Created by writer Steve Englehart and artist Jim Starlin in the 1970s, Shang-Chi is a Chinese criminal mastermind’s son who became a hero when he learned the truth about his upbringing, and devoted his life and talents to taking down his father’s criminal empire. In comic lore, he’s teamed up with other superhero groups, including the Heroes for Hire, Marvel Knights, X-Men, and the Avengers.
Word broke back in December that the studio was working on an adaptation of the comic, with Chinese-American screenwriter Dave Callaham penning the script. Marvel expressly wanted to bring on an Asian or Asian-American director to helm the film. Deadline noted at the time that Marvel was looking to follow the example set by Ryan Coogler with Black Panther, by ensuring that a film about an Asian protagonist and characters was in the hands of Asian writers and filmmakers.
Part of the goal here would naturally be to steer clear of the issues Marvel has already experienced with its Netflix show Iron Fist, which dipped heavily into Orientalist stereotypes and featured a white protagonist who became the world’s greatest martial artist, or with Doctor Strange, which was accused of whitewashing a central character. Both backlashes created poor optics for Marvel, which was fending off criticism that it wasn’t doing enough to diversify its cast and characters in its cinematic universe.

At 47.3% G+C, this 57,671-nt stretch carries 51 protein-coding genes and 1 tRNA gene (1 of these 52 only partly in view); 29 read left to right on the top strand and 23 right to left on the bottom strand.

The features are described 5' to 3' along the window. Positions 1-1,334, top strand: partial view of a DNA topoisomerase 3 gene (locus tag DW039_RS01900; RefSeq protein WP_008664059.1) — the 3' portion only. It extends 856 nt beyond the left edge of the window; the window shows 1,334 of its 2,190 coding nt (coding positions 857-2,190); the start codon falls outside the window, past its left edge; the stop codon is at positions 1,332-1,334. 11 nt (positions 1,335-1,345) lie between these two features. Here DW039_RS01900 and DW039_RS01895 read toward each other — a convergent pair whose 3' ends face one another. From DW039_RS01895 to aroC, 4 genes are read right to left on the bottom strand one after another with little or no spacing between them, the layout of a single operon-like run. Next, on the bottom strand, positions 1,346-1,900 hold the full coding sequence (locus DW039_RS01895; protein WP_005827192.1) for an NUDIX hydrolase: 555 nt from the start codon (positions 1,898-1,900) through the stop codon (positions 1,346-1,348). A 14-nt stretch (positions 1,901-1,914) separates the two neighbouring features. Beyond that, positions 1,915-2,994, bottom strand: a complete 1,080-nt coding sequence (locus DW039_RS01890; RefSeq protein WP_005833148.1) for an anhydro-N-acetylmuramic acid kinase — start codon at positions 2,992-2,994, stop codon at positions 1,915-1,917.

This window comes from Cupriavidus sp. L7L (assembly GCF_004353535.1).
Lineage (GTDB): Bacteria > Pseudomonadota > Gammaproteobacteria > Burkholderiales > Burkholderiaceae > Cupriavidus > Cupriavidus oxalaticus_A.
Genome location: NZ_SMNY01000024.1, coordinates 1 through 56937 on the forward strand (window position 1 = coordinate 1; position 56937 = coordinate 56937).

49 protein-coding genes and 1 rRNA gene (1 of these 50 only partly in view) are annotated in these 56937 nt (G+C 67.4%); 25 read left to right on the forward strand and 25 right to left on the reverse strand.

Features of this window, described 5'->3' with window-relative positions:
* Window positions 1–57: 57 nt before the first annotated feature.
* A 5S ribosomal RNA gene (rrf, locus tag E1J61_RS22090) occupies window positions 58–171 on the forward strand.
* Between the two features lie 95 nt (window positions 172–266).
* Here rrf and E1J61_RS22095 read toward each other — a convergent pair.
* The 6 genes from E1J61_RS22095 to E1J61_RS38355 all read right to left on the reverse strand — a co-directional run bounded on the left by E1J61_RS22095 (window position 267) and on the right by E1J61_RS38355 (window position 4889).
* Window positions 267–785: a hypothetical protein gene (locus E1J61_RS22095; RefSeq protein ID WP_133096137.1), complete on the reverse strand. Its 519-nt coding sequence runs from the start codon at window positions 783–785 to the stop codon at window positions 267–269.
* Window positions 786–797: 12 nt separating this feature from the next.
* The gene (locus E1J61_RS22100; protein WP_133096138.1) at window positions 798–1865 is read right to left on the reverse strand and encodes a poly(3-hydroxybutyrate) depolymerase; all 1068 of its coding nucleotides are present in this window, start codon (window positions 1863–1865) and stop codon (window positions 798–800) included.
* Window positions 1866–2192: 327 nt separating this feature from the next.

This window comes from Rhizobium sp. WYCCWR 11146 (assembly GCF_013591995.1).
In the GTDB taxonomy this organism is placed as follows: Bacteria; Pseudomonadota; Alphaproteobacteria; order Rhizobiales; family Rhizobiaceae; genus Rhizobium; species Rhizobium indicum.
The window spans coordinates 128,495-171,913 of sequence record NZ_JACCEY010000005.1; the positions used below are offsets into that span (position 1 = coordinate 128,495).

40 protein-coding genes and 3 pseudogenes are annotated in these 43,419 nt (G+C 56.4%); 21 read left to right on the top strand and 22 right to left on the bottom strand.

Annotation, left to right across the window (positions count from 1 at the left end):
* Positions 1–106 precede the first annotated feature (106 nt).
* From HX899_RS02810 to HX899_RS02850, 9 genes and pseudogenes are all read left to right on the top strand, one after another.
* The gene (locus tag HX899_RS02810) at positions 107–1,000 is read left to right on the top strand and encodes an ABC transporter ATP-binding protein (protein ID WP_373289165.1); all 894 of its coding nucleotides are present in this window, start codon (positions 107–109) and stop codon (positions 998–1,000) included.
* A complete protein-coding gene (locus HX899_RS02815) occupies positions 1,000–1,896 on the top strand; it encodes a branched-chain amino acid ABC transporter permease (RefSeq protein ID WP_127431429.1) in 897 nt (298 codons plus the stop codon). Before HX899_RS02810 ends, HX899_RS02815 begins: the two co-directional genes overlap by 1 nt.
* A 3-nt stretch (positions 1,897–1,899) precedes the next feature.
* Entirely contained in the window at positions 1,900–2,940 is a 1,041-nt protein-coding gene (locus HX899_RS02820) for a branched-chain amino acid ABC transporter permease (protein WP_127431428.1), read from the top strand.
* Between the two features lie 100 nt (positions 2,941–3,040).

The Shang-Chi movie is one of the latest hints at the makeup of the post-Avengers: Endgame world, which is shaping up to be the franchise’s most diverse lineup to date. The studio has been understandably quiet about what it has in the pipeline, given the titanic shift that Endgame is likely to bring. Projects in development include a film about Black Widow, with Cate Shortland set to direct, an adaptation of The Eternals (Chloé Zhao is tapped to direct), Guardians of the Galaxy 3, a Black Panther sequel (with Coogler set to return), a Doctor Strange sequel, and Shang-Chi. Given that Disney is also about to finish its acquisition of 21st Century Fox, that may also mean characters such as the Fantastic Four and X-Men could finally join the ranks of the MCU.
None of those films have firm release dates yet — the only one we know for sure is this summer’s Spider-Man: Far From Home, which will kick off Phase Four after Avengers: Endgame this summer. Eight additional films in Phase Four are scheduled for release between 2020 and 2022.
Cretton’s hiring also shows that Marvel is starting to respond to the criticism about the uniformity of the teams on its first 20 films, largely directed by white men and focusing on white male characters. Characters like Black Widow, The Wasp, Scarlet Witch, Gamora, Nebula, and Mantis have been relegated to third-tier hero status at best, and 2019’s Captain Marvel marks the first MCU film fronted by a female character, or with a female director — Anna Boden, who co-directed with Ryan K. Fleck.